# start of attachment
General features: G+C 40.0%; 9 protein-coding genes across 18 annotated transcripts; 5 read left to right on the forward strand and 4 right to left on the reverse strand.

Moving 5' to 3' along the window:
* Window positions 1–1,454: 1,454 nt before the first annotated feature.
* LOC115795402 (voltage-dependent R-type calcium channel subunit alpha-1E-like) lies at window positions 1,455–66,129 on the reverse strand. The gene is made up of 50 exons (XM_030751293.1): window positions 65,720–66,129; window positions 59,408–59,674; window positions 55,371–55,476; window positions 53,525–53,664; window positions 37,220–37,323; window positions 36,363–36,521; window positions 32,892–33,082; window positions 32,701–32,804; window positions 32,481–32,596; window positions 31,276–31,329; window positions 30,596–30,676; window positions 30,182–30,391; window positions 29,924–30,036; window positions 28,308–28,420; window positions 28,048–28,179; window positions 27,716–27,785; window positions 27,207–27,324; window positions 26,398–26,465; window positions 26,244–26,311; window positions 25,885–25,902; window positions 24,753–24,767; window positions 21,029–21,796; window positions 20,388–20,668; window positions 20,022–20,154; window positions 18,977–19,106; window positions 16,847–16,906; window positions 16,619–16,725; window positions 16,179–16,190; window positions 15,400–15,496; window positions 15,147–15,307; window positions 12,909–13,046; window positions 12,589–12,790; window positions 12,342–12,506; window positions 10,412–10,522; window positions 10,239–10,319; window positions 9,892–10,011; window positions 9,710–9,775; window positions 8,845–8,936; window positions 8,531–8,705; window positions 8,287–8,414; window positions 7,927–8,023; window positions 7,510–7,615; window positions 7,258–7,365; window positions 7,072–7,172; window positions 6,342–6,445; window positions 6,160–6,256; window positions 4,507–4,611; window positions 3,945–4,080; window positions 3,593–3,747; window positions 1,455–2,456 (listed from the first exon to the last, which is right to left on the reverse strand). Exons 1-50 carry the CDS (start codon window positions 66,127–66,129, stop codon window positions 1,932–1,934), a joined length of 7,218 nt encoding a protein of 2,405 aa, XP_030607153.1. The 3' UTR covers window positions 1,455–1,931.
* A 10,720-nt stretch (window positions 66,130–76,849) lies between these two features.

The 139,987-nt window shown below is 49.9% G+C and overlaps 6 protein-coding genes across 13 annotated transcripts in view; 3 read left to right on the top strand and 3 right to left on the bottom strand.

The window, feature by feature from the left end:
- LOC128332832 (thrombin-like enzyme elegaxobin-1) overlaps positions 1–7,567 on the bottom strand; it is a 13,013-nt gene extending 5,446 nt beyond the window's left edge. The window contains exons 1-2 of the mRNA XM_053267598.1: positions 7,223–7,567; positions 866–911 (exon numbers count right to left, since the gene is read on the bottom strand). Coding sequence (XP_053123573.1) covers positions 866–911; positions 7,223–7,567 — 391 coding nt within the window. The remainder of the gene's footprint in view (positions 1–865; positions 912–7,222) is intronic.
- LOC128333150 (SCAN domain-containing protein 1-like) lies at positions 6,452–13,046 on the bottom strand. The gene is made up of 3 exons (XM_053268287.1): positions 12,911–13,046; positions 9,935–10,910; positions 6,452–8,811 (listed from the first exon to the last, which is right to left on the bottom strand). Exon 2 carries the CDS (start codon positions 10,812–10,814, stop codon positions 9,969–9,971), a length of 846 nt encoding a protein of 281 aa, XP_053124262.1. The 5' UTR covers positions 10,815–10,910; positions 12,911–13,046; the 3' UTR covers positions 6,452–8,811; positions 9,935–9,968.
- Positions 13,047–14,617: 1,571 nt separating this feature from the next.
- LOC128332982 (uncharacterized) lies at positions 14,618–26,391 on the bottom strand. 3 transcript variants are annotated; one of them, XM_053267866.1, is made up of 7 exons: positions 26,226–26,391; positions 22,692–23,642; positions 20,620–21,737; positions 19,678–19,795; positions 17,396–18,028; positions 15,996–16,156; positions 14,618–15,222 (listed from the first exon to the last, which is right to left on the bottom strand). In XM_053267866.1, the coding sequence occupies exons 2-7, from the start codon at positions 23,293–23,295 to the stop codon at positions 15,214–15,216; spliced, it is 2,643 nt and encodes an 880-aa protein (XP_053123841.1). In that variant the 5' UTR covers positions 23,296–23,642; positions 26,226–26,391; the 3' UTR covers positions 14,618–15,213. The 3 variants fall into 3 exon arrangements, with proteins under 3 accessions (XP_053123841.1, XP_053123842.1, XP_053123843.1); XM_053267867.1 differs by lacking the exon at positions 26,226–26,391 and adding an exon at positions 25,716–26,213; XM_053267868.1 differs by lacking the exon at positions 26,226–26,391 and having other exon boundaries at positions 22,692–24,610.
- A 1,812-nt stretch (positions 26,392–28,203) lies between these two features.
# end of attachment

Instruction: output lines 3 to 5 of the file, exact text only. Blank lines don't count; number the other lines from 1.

* Window positions 1–1,454: 1,454 nt before the first annotated feature.
* LOC115795402 (voltage-dependent R-type calcium channel subunit alpha-1E-like) lies at window positions 1,455–66,129 on the reverse strand. The gene is made up of 50 exons (XM_030751293.1): window positions 65,720–66,129; window positions 59,408–59,674; window positions 55,371–55,476; window positions 53,525–53,664; window positions 37,220–37,323; window positions 36,363–36,521; window positions 32,892–33,082; window positions 32,701–32,804; window positions 32,481–32,596; window positions 31,276–31,329; window positions 30,596–30,676; window positions 30,182–30,391; window positions 29,924–30,036; window positions 28,308–28,420; window positions 28,048–28,179; window positions 27,716–27,785; window positions 27,207–27,324; window positions 26,398–26,465; window positions 26,244–26,311; window positions 25,885–25,902; window positions 24,753–24,767; window positions 21,029–21,796; window positions 20,388–20,668; window positions 20,022–20,154; window positions 18,977–19,106; window positions 16,847–16,906; window positions 16,619–16,725; window positions 16,179–16,190; window positions 15,400–15,496; window positions 15,147–15,307; window positions 12,909–13,046; window positions 12,589–12,790; window positions 12,342–12,506; window positions 10,412–10,522; window positions 10,239–10,319; window positions 9,892–10,011; window positions 9,710–9,775; window positions 8,845–8,936; window positions 8,531–8,705; window positions 8,287–8,414; window positions 7,927–8,023; window positions 7,510–7,615; window positions 7,258–7,365; window positions 7,072–7,172; window positions 6,342–6,445; window positions 6,160–6,256; window positions 4,507–4,611; window positions 3,945–4,080; window positions 3,593–3,747; window positions 1,455–2,456 (listed from the first exon to the last, which is right to left on the reverse strand). Exons 1-50 carry the CDS (start codon window positions 66,127–66,129, stop codon window positions 1,932–1,934), a joined length of 7,218 nt encoding a protein of 2,405 aa, XP_030607153.1. The 3' UTR covers window positions 1,455–1,931.
* A 10,720-nt stretch (window positions 66,130–76,849) lies between these two features.